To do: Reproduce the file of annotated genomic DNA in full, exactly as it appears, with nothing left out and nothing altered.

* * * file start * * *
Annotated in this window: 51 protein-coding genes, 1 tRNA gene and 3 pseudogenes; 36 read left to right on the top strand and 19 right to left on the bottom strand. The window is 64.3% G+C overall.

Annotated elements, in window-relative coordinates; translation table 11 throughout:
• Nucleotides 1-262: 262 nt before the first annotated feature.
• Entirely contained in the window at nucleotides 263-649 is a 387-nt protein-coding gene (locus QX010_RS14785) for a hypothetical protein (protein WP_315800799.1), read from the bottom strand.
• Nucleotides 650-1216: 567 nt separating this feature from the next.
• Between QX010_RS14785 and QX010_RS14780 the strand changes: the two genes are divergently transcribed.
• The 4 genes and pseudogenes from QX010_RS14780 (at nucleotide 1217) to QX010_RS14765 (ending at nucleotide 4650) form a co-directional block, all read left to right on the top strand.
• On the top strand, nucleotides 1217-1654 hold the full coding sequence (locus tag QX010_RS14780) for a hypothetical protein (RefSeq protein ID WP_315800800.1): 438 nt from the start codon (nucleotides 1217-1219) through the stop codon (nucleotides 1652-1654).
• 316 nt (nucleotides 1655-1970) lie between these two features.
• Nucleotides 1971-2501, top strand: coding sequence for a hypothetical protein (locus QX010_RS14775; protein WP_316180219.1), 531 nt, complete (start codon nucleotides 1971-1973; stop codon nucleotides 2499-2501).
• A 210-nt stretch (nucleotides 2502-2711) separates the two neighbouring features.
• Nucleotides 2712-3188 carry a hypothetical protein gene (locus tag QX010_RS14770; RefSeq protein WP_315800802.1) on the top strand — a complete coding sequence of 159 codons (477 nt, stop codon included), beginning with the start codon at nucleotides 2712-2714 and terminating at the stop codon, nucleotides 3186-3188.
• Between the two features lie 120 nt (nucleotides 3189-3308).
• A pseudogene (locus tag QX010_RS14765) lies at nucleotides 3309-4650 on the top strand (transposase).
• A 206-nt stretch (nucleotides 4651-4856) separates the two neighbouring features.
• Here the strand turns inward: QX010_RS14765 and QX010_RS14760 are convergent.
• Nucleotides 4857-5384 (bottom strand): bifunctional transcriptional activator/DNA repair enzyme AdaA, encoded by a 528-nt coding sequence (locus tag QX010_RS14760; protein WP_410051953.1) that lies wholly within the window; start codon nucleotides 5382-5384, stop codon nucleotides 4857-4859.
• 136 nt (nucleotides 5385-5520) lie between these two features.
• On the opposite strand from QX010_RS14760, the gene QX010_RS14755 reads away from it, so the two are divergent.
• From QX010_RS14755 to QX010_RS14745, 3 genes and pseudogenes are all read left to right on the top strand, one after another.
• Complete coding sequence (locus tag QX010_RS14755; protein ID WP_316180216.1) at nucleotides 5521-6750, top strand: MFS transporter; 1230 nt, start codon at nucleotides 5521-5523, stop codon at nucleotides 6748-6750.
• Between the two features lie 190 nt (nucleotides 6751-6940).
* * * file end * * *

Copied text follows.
Annotated in this window: 51 protein-coding genes, 1 tRNA gene and 3 pseudogenes; 36 read left to right on the top strand and 19 right to left on the bottom strand. The window is 64.3% G+C overall.

Annotated elements, in window-relative coordinates; translation table 11 throughout:
• Nucleotides 1-262: 262 nt before the first annotated feature.
• Entirely contained in the window at nucleotides 263-649 is a 387-nt protein-coding gene (locus QX010_RS14785) for a hypothetical protein (protein WP_315800799.1), read from the bottom strand.
• Nucleotides 650-1216: 567 nt separating this feature from the next.
• Between QX010_RS14785 and QX010_RS14780 the strand changes: the two genes are divergently transcribed.
• The 4 genes and pseudogenes from QX010_RS14780 (at nucleotide 1217) to QX010_RS14765 (ending at nucleotide 4650) form a co-directional block, all read left to right on the top strand.
• On the top strand, nucleotides 1217-1654 hold the full coding sequence (locus tag QX010_RS14780) for a hypothetical protein (RefSeq protein ID WP_315800800.1): 438 nt from the start codon (nucleotides 1217-1219) through the stop codon (nucleotides 1652-1654).
• 316 nt (nucleotides 1655-1970) lie between these two features.
• Nucleotides 1971-2501, top strand: coding sequence for a hypothetical protein (locus QX010_RS14775; protein WP_316180219.1), 531 nt, complete (start codon nucleotides 1971-1973; stop codon nucleotides 2499-2501).
• A 210-nt stretch (nucleotides 2502-2711) separates the two neighbouring features.
• Nucleotides 2712-3188 carry a hypothetical protein gene (locus tag QX010_RS14770; RefSeq protein WP_315800802.1) on the top strand — a complete coding sequence of 159 codons (477 nt, stop codon included), beginning with the start codon at nucleotides 2712-2714 and terminating at the stop codon, nucleotides 3186-3188.
• Between the two features lie 120 nt (nucleotides 3189-3308).
• A pseudogene (locus tag QX010_RS14765) lies at nucleotides 3309-4650 on the top strand (transposase).
• A 206-nt stretch (nucleotides 4651-4856) separates the two neighbouring features.
• Here the strand turns inward: QX010_RS14765 and QX010_RS14760 are convergent.
• Nucleotides 4857-5384 (bottom strand): bifunctional transcriptional activator/DNA repair enzyme AdaA, encoded by a 528-nt coding sequence (locus tag QX010_RS14760; protein WP_410051953.1) that lies wholly within the window; start codon nucleotides 5382-5384, stop codon nucleotides 4857-4859.
• 136 nt (nucleotides 5385-5520) lie between these two features.
• On the opposite strand from QX010_RS14760, the gene QX010_RS14755 reads away from it, so the two are divergent.
• From QX010_RS14755 to QX010_RS14745, 3 genes and pseudogenes are all read left to right on the top strand, one after another.
• Complete coding sequence (locus tag QX010_RS14755; protein ID WP_316180216.1) at nucleotides 5521-6750, top strand: MFS transporter; 1230 nt, start codon at nucleotides 5521-5523, stop codon at nucleotides 6748-6750.
• Between the two features lie 190 nt (nucleotides 6751-6940).